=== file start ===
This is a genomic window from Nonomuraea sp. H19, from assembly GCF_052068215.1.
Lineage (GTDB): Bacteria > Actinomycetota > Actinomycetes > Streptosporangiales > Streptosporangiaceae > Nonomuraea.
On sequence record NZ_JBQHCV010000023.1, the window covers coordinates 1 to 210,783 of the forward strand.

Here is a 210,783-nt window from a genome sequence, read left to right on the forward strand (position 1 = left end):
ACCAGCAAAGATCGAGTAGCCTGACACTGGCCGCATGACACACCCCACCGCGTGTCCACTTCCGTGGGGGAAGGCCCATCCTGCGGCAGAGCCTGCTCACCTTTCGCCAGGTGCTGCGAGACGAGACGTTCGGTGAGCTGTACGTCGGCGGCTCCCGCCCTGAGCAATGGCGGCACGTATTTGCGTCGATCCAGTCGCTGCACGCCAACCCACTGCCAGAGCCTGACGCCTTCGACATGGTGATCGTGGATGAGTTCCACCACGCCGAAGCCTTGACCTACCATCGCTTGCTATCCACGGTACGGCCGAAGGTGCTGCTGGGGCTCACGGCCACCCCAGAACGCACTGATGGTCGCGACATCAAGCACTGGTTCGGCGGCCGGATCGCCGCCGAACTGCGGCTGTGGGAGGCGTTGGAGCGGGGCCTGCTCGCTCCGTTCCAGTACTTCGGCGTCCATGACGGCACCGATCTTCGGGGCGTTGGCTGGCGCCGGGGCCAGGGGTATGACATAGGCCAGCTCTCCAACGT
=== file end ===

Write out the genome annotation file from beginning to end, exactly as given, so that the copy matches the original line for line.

This is a genomic window from Nonomuraea sp. H19, from assembly GCF_052068215.1.
Lineage (GTDB): Bacteria > Actinomycetota > Actinomycetes > Streptosporangiales > Streptosporangiaceae > Nonomuraea.
On sequence record NZ_JBQHCV010000023.1, the window covers coordinates 1 to 210,783 of the forward strand.

Here is a 210,783-nt window from a genome sequence, read left to right on the forward strand (position 1 = left end):
ACCAGCAAAGATCGAGTAGCCTGACACTGGCCGCATGACACACCCCACCGCGTGTCCACTTCCGTGGGGGAAGGCCCATCCTGCGGCAGAGCCTGCTCACCTTTCGCCAGGTGCTGCGAGACGAGACGTTCGGTGAGCTGTACGTCGGCGGCTCCCGCCCTGAGCAATGGCGGCACGTATTTGCGTCGATCCAGTCGCTGCACGCCAACCCACTGCCAGAGCCTGACGCCTTCGACATGGTGATCGTGGATGAGTTCCACCACGCCGAAGCCTTGACCTACCATCGCTTGCTATCCACGGTACGGCCGAAGGTGCTGCTGGGGCTCACGGCCACCCCAGAACGCACTGATGGTCGCGACATCAAGCACTGGTTCGGCGGCCGGATCGCCGCCGAACTGCGGCTGTGGGAGGCGTTGGAGCGGGGCCTGCTCGCTCCGTTCCAGTACTTCGGCGTCCATGACGGCACCGATCTTCGGGGCGTTGGCTGGCGCCGGGGCCAGGGGTATGACATAGGCCAGCTCTCCAACGT